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  9. danielle says on May 18, 2010 at 12:03 am:

    i ever knew u could do this. totally going to keep it in mind

    Reply To This Comment
  10. l.t says on May 16, 2010 at 6:46 pm:

    very helpful

    Reply To This Comment
  11. crystal says on May 12, 2010 at 11:43 pm:

    this was really good info glad i read it now i know what to do when i get my fafsa i still havent got it

    Reply To This Comment
  12. Patricia says on May 12, 2010 at 1:02 am:

    I really dont want to get a student loan.

    Reply To This Comment
  13. ashleigh says on May 11, 2010 at 5:04 pm:

    i still havent got my fafsa information back but
    im glad i read this for when i do

    Reply To This Comment
  14. loris west says on May 8, 2010 at 4:42 pm:

    I have my niece staying with me because my mother had a heart attack and could no longer take care of her. I am not sure where her mother is, she was not leagally in the US when she became pregnant. She gave my mom my niece since she was 3. She is now 17. My mom is 82. She has not been claim by anyone on taxes. She was only to stay with me for a few months now its a year. I have my own children in collage and can not help her.. She will need help. Please advise.

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  15. Deb says on May 6, 2010 at 3:07 pm:

    Very helpful! I know that FASFA goes by your latest income tax return filed. However, I became unemployed Dec 18, 2009 and have been going to school full time. So now we only have one income and I am sure the financial aid will not be enough for the fall.

    Reply To This Comment
  16. Scott says on May 4, 2010 at 10:33 am:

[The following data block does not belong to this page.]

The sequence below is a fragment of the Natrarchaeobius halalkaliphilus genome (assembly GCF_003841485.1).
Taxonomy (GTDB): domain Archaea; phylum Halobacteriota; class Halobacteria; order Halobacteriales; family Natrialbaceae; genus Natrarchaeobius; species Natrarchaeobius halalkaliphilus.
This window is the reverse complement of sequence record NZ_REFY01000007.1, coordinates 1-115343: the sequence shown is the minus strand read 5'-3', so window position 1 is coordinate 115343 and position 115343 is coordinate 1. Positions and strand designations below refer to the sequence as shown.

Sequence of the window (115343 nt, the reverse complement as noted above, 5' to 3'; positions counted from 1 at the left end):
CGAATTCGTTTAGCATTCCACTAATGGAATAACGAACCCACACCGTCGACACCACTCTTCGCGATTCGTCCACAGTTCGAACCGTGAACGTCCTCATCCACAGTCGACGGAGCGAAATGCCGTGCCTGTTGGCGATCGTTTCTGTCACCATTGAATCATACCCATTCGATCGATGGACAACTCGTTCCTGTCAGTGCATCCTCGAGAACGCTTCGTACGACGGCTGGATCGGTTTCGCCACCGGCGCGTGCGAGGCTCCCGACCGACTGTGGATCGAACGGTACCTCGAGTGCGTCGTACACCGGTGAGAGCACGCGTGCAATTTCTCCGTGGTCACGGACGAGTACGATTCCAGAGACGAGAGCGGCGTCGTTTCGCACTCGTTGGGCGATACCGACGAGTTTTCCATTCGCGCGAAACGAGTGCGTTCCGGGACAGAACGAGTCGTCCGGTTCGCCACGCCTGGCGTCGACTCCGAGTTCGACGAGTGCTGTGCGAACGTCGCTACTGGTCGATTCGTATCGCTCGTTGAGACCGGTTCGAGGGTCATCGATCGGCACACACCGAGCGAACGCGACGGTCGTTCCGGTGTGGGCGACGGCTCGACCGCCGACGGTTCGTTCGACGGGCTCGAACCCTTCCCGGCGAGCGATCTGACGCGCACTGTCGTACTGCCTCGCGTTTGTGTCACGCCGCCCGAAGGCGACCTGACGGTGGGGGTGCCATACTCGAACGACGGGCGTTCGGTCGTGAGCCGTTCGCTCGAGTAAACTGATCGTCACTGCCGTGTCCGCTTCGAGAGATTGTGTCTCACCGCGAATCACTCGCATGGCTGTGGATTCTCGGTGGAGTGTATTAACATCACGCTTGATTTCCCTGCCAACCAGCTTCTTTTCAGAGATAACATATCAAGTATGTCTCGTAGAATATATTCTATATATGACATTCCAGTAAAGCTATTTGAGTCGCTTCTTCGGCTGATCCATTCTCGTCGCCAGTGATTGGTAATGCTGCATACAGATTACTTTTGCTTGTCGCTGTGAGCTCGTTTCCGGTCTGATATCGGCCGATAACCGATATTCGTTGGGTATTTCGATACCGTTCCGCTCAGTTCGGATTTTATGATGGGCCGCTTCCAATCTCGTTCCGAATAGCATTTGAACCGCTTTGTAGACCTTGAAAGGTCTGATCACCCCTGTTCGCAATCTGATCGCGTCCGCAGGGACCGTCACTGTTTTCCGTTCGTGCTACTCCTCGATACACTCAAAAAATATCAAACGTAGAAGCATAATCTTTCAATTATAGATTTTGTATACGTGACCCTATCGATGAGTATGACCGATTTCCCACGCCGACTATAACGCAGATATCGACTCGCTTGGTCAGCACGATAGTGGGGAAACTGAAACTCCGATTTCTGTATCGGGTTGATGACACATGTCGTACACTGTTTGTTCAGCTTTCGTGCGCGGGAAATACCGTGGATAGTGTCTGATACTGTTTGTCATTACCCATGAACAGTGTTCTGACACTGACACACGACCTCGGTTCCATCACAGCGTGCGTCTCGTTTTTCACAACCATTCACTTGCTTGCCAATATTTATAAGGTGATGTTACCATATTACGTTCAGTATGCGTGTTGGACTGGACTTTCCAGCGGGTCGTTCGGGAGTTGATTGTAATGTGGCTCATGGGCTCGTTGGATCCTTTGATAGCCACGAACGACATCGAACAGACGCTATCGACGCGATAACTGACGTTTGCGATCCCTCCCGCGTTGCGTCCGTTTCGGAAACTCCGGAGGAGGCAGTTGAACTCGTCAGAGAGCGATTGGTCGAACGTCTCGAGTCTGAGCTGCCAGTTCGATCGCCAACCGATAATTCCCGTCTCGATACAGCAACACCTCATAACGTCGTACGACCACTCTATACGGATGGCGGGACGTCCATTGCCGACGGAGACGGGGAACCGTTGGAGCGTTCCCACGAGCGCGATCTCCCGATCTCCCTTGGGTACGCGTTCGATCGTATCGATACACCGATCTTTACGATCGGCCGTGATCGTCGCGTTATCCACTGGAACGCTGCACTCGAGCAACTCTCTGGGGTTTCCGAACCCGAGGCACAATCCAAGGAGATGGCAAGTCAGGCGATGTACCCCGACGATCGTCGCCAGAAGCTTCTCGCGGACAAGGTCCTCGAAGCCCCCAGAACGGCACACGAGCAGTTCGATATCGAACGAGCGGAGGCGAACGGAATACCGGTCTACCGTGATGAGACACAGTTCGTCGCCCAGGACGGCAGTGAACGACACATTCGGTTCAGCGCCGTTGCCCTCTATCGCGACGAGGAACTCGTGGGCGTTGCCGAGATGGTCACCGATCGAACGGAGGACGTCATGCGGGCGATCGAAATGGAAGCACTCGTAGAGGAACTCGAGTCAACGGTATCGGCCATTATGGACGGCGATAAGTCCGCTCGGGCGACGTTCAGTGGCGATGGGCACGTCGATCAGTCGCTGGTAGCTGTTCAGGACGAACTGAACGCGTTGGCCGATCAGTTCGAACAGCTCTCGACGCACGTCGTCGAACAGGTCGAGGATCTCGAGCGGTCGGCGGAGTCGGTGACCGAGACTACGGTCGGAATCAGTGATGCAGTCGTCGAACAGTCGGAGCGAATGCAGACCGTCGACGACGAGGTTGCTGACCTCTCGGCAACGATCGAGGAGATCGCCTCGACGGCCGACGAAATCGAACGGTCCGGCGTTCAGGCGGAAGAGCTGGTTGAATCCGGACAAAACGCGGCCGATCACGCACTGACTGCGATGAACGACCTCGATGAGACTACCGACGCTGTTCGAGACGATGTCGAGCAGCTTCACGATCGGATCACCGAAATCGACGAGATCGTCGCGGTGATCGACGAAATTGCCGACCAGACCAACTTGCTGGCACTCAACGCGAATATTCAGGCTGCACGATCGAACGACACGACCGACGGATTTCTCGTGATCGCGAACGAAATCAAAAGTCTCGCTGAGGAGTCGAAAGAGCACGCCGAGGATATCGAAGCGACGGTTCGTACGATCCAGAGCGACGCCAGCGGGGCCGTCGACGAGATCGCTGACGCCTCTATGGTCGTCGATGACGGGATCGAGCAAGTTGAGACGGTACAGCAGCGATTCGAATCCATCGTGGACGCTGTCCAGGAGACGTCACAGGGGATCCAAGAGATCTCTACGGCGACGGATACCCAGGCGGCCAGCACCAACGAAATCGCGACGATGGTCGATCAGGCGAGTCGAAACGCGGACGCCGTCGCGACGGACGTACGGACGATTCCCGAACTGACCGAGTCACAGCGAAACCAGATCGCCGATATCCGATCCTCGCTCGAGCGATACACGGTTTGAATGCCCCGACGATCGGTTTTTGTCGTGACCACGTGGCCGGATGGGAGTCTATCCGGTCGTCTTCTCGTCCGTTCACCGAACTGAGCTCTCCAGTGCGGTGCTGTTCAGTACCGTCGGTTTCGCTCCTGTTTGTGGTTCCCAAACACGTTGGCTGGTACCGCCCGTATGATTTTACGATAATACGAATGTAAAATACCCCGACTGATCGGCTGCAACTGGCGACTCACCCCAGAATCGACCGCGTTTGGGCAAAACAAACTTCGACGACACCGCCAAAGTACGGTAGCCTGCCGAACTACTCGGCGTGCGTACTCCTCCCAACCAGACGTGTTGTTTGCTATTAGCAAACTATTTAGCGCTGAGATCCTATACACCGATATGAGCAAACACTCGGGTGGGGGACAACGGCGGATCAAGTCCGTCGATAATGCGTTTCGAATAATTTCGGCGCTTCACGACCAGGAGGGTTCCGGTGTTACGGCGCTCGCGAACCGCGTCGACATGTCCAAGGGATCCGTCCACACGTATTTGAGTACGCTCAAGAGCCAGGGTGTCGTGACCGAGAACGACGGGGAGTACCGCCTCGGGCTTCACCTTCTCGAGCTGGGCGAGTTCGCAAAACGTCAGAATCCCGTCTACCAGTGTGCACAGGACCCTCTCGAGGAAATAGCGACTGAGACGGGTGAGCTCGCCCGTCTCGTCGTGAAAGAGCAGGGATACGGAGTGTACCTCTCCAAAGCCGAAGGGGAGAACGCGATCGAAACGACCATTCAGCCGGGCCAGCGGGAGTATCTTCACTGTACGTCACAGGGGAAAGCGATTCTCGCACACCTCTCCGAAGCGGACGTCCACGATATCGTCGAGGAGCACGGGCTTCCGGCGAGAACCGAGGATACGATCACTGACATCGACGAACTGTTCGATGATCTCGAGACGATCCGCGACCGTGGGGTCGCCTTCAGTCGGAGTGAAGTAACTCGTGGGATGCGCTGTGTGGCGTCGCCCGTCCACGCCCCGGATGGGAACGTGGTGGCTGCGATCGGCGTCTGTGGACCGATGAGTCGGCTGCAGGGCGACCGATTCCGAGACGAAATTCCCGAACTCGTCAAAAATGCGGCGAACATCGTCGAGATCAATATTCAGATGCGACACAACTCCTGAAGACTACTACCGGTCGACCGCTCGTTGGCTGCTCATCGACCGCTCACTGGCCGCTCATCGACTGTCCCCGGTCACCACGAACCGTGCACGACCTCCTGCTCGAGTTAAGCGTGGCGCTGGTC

It helps to establish a good business relationship with the schools' respective financial aid and admission departments, as the two often work hand-in-hand. Give them an opportunity to get to know you, to put a face and personality to the appeal.

    Reply To This Comment
  17. Kyla says on May 3, 2010 at 1:02 am:

    I'm going to work on an appeals letter this week. I wasn't aware this could be done.

    Reply To This Comment
  18. SNemo says on May 1, 2010 at 3:21 am:

    How interesting. I've always thought that whatever you're offered is what you're offered! I didn't know there was a way to "negotiate." This is probably something they like to keep on the DL.

    Reply To This Comment
  19. Tokio Hotel Lover says on April 30, 2010 at 8:21 pm:

    This is crazy!
    I just asked on Yahoo Answers how to do an appeal when you're not getting enough money.
    I finally got the right answer.
    Thank you so much!

    Reply To This Comment
  20. Darrell says on April 30, 2010 at 6:47 pm:

    I didn't know that this was possible.

    Reply To This Comment
  21. ashley says on April 30, 2010 at 5:07 pm:

    interesting article. i never knew that one could appeal the financial aid offer made by the school.

    Reply To This Comment
  22. maira72 says on April 30, 2010 at 12:34 am:

    thats wonderful thanks for the article it is really important

    Reply To This Comment
  23. maira72 says on April 30, 2010 at 12:35 am:

    thats wonderful thanks for the article it is really important to me.

    Reply To This Comment
  24. Betty says on April 29, 2010 at 10:50 pm:

    Wow! this I did not know.

    Reply To This Comment
  25. Dayna says on April 29, 2010 at 4:37 pm:

    Great article. I didn't realize you could negotiate the amount. Gives me something to think about.

    Reply To This Comment